Are We “Meant” to Have Language and Music?

By Mark Changizi | March 15, 2012 8:31 am

Mark Changizi is an evolutionary neurobiologist and director of human cognition at 2AI Labs. He is the author of The Brain from 25000 FeetThe Vision Revolution, and his newest book, Harnessed: How Language and Music Mimicked Nature and Transformed Ape to Man.”

What do ironing and hang-gliding have in common? Not much really, except that we weren’t designed to do either of them. And that goes for a million other modern-civilization things we regularly do but are not “supposed” to do. We’re fish out of water, living in radically unnatural environments and behaving ridiculously for a great ape. So, if one were interested in figuring out which things are fundamentally part of what it is to be human, then those million crazy things we do these days would not be on the list.


But what would be on the list?

At the top of the list of things we do that we’re supposed to be doing, and that are at the core of what it is to be human rather than some other sort of animal, are language and music. Language is the pinnacle of usefulness, and was key to our domination of the Earth (and the Moon). And music is arguably the pinnacle of the arts. Language and music are fantastically complex, and we’re brilliantly capable at absorbing them, and from a young age. That’s how we know we’re meant to be doing them, i.e., how we know we evolved brains for engaging in language and music.

But what if this gets language and music all wrong? What if we’re not, in fact, meant to have language and music? What if our endless yapping and music-filled hours each day are deeply unnatural behaviors for our species? (What if the parents in Footloose* were right?!)

I believe that language and music are, indeed, not part of our core—that we never evolved by natural selection to engage in them. The reason we have such a head for language and music is not that we evolved for them, but, rather, that language and music evolved—culturally evolved over millennia—for us. Our brains aren’t shaped for these pinnacles of humankind. Rather, these pinnacles of humankind are shaped to be good for our brains.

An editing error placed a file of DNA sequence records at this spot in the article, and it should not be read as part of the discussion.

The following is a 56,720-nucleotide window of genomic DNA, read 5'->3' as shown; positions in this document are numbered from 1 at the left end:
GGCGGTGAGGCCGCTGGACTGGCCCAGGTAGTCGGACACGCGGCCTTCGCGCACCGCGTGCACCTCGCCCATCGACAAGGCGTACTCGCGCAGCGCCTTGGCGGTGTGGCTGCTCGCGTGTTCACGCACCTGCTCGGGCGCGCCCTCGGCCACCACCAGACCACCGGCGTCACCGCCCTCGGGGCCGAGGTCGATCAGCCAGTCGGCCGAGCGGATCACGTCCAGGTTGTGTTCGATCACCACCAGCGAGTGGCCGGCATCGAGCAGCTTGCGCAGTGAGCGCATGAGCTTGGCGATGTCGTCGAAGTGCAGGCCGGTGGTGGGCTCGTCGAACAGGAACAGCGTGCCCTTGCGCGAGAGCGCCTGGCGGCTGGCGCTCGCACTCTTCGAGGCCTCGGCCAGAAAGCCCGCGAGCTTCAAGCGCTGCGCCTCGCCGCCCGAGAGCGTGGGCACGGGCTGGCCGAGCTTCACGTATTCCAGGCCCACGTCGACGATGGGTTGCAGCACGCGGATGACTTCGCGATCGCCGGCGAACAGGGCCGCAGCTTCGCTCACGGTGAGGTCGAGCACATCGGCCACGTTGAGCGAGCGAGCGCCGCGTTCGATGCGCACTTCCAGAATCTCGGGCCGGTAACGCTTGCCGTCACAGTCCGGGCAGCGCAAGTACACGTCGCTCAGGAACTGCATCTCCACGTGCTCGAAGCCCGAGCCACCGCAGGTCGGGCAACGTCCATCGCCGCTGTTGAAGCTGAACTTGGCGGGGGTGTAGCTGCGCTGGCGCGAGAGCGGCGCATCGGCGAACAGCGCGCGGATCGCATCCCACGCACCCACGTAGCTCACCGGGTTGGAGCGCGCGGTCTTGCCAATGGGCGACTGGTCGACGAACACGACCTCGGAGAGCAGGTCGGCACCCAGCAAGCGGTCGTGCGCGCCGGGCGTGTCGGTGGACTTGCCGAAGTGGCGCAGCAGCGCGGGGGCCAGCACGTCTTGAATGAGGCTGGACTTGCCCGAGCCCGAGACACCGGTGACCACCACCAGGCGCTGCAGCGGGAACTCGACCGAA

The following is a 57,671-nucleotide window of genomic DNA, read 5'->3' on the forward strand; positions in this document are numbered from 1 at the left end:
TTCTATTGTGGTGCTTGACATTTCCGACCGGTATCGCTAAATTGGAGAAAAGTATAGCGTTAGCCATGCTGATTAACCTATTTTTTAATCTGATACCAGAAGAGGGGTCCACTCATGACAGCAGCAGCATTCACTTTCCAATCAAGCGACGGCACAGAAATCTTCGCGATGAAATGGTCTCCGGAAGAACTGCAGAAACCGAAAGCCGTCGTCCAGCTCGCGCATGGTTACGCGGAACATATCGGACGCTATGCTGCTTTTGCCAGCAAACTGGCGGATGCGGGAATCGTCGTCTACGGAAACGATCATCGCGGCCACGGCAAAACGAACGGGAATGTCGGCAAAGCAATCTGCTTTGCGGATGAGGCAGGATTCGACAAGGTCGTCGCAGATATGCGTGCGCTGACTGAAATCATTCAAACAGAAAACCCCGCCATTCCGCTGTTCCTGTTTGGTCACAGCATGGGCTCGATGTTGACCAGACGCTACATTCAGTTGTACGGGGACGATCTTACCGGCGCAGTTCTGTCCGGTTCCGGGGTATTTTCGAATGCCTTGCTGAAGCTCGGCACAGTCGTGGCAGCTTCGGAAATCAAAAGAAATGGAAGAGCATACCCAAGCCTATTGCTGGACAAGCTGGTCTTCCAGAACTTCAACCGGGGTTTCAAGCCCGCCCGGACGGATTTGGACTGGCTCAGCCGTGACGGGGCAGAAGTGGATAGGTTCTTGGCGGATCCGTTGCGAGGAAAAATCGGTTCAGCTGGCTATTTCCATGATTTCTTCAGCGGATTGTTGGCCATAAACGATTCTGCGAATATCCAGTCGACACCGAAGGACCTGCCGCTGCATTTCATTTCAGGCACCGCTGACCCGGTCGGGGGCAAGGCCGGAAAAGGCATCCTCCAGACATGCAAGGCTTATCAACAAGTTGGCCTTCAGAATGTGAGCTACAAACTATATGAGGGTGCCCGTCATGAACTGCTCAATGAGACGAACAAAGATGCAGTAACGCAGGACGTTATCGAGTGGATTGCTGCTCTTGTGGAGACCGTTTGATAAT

But how on Earth can one argue for such a view? If language and music have shaped themselves to be good for non-linguistic and amusical brains, then what would their shapes have to be?

They’d have to possess the auditory structure of…nature. That is, we have auditory systems which have evolved to be brilliantly capable at processing the sounds from nature, and language and music would need to mimic those sorts of sounds in order to harness—to “nature-harness,” as I call it—our brain.

And language and music do nature-harness, a case I make in my third book, Harnessed: How Language and Music Mimicked Nature and Transformed Ape to Man (Benbella, 2011). The two most important classes of auditory stimuli for humans are (i) events among objects (most commonly solid objects), and (ii) events among humans (i.e., human behavior). And, in my research I have shown that the signature sounds in these two auditory domains drive the sounds we humans use in (i) speech and (ii) music, respectively.

For example, the principal source of modulation of pitch in the natural world comes from the Doppler shift, where objects moving toward you have a high pitch and objects moving away have a low pitch; from these pitch modulations a listener can hear an object’s direction of movement relative to his or her position. In the book I provide a battery of converging evidence that melody in music has culturally evolved to sound like the (often exaggerations of) Doppler shifts of a person moving in one’s midst. Consider first that a mover’s pitch will modulate within a fixed range, the top and bottom pitches occurring when the mover is headed, respectively, toward and away from you. Do melodies confine themselves to fixed ranges? They tend to, and tessitura is the musical term to refer to this range. In the book I run through a variety of specific predictions. Here’s one. If melody is “trying” to sound like the Doppler shifts of a mover—and thereby convey to the auditory system the trajectory of a fictional mover—then a faster mover will have a greater difference between its top and bottom pitch. Does faster music tend to have a wider tessitura? That is, does music with a faster tempo—more beats, or footsteps, per second—tend to have a wider tessitura? Notice that the performer of faster tempo music would ideally like the tessitura to narrow, not widen! But what we found is that, indeed, music having a greater tempo tends to have a wider tessitura, just what one would expect if the meaning of melody is the direction of a mover in your midst.